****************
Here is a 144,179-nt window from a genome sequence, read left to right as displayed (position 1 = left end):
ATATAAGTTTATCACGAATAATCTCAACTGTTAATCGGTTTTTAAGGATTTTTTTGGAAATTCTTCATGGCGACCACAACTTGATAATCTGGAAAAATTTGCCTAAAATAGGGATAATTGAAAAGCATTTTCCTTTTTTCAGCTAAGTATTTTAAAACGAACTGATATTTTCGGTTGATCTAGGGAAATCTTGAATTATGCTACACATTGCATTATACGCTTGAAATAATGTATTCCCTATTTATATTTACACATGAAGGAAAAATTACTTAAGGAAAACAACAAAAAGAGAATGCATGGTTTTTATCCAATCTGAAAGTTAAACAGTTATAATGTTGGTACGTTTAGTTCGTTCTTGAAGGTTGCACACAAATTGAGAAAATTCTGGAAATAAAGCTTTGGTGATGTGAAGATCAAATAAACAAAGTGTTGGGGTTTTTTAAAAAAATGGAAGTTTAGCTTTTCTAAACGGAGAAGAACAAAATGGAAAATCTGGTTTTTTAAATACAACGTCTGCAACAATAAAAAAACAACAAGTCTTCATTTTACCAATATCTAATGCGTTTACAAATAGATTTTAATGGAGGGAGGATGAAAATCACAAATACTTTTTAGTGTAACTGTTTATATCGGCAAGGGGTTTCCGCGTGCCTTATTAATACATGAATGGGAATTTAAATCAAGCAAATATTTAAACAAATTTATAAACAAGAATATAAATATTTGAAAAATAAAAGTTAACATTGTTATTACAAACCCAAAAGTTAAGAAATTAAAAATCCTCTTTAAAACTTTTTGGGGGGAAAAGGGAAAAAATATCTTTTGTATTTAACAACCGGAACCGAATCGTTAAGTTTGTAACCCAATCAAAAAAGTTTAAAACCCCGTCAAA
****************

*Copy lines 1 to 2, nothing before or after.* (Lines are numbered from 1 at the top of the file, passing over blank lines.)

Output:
Here is a 144,179-nt window from a genome sequence, read left to right as displayed (position 1 = left end):
ATATAAGTTTATCACGAATAATCTCAACTGTTAATCGGTTTTTAAGGATTTTTTTGGAAATTCTTCATGGCGACCACAACTTGATAATCTGGAAAAATTTGCCTAAAATAGGGATAATTGAAAAGCATTTTCCTTTTTTCAGCTAAGTATTTTAAAACGAACTGATATTTTCGGTTGATCTAGGGAAATCTTGAATTATGCTACACATTGCATTATACGCTTGAAATAATGTATTCCCTATTTATATTTACACATGAAGGAAAAATTACTTAAGGAAAACAACAAAAAGAGAATGCATGGTTTTTATCCAATCTGAAAGTTAAACAGTTATAATGTTGGTACGTTTAGTTCGTTCTTGAAGGTTGCACACAAATTGAGAAAATTCTGGAAATAAAGCTTTGGTGATGTGAAGATCAAATAAACAAAGTGTTGGGGTTTTTTAAAAAAATGGAAGTTTAGCTTTTCTAAACGGAGAAGAACAAAATGGAAAATCTGGTTTTTTAAATACAACGTCTGCAACAATAAAAAAACAACAAGTCTTCATTTTACCAATATCTAATGCGTTTACAAATAGATTTTAATGGAGGGAGGATGAAAATCACAAATACTTTTTAGTGTAACTGTTTATATCGGCAAGGGGTTTCCGCGTGCCTTATTAATACATGAATGGGAATTTAAATCAAGCAAATATTTAAACAAATTTATAAACAAGAATATAAATATTTGAAAAATAAAAGTTAACATTGTTATTACAAACCCAAAAGTTAAGAAATTAAAAATCCTCTTTAAAACTTTTTGGGGGGAAAAGGGAAAAAATATCTTTTGTATTTAACAACCGGAACCGAATCGTTAAGTTTGTAACCCAATCAAAAAAGTTTAAAACCCCGTCAAA